Thursday, May 23, 2024

Something to Know - 23 May

There are plenty of exhausting gobs of "news" stories out today that can grab your attention and can pretty much waste your whole day.   So, it is that that I found Robert Reich's column refreshing:

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When I got the political bends

Why it can be hard to leave a hard job

MAY 23


When I left the president's Cabinet in early 1997 after over four years as secretary of labor, I felt enormous relief. I couldn't wait to be back home with my family.

But I soon suffered from a sudden decompression, analogous to what happens to deep-sea divers who come up too fast for air.

Call it the political bends.

When you're a high government official who's doing the job you should be doing, you're under enormous pressure. In my case, pressure came from the White House, Democrats in Congress, and labor union leaders. Some also came from Republicans in Congress, big business lobbies, and health care providers. And from the Labor Department staff.

These were just the everyday pressures. When I wanted to do something I felt to be important that altered the status quo — implementing the Family and Medical Leave Act, raising the minimum wage, stopping sweatshops, protecting workers from ambient cigarette smoke in the workplace — I ran into much higher pressures, like hurricanes.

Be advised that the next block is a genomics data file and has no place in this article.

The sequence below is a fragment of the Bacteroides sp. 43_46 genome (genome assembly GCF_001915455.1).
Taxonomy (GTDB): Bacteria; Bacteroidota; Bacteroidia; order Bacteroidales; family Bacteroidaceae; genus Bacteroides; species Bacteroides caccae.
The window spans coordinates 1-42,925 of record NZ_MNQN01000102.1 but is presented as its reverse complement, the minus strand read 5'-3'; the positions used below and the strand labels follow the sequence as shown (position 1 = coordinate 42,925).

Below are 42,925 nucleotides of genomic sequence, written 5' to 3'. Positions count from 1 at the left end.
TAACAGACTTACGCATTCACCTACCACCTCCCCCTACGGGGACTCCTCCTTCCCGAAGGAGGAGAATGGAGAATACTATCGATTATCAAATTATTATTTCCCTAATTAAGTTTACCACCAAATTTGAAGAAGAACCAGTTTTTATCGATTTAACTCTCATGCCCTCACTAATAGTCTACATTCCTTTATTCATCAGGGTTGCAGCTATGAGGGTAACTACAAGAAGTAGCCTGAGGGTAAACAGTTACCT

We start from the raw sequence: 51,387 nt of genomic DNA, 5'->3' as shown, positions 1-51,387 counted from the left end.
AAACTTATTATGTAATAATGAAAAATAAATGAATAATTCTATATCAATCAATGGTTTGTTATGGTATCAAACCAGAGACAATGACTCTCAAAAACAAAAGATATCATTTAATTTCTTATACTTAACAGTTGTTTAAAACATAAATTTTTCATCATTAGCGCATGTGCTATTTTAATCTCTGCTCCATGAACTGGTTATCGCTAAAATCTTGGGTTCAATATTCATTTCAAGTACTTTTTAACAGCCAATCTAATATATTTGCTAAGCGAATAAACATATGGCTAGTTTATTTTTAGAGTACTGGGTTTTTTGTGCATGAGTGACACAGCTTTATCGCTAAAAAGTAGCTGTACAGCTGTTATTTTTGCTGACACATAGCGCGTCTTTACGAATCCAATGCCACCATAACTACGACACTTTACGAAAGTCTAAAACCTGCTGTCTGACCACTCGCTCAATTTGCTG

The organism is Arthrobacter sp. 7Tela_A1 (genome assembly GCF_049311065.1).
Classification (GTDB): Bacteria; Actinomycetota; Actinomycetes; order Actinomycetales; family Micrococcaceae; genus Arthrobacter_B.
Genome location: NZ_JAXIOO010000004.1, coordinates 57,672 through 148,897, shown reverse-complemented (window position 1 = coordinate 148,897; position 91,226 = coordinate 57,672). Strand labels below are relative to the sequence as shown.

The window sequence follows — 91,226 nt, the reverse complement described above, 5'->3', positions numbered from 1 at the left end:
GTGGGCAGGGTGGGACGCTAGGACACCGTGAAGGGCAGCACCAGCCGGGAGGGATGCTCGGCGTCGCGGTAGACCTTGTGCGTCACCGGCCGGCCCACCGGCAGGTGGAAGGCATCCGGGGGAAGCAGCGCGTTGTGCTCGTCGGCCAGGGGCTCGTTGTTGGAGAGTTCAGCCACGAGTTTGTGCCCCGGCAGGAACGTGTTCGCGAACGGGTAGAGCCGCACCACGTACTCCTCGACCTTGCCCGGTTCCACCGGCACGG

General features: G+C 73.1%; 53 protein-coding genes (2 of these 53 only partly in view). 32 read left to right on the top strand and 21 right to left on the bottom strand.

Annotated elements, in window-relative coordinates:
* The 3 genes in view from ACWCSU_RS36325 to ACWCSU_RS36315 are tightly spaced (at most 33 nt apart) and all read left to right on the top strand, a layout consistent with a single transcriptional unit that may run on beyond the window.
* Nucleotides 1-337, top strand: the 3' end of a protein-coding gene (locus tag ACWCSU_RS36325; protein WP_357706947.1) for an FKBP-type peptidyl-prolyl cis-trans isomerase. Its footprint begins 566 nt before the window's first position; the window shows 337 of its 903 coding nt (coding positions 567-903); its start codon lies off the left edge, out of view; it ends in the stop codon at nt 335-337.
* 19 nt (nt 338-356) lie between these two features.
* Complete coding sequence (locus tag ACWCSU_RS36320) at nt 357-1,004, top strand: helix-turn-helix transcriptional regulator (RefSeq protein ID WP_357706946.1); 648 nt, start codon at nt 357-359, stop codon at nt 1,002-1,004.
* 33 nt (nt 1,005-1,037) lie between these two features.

Making laws and regulations is all about competing pressures. Washington is a pressure cooker. Pushing back against any of these pressures is hard.

A typical day for me ran 14 hours. It started at 7 am and ended at 9 pm with a member of my staff handing me a three-ring binder stuffed with the next day's schedule and briefings. Reading through enough of it to prepare myself for the following day took several more hours. Then to bed. Then up at the crack of dawn for 7 am meetings at the White House or with members of Congress or my staff. Or to catch a plane to Toledo or wherever.

I was lucky if I got home to be with my family for a small portion of the weekend.

It wasn't just time pressure. There was the constant pressure to make the right decision. Even a failure to decide was in effect a decision. Sometimes millions of people's jobs or wages or pensions were at stake. Sometimes their lives.

There was also the constant pressure to say the right thing and not put my foot in my mouth. The media were always playing "gotcha." It was their job to be skeptical, my job not to feed their skepticism.

Once, when I foolishly responded to a question about what I expected the next day's jobs report to show, the media assumed I had seen it — causing minor chaos on Wall Street.

Another time, when I was doing a media briefing on workplace safety, the 20-pound seal of the Department of Labor hanging just above my head fell off the wall, barely missing me. It made every evening newscast.

The first two months on the job, I could barely sleep.

After about a year, I got used to the pressure.

After two years, I was addicted to it. I needed the adrenaline rush. I depended on the surge in cortisol, the rough equivalent of five cups of coffee every morning and another five every afternoon.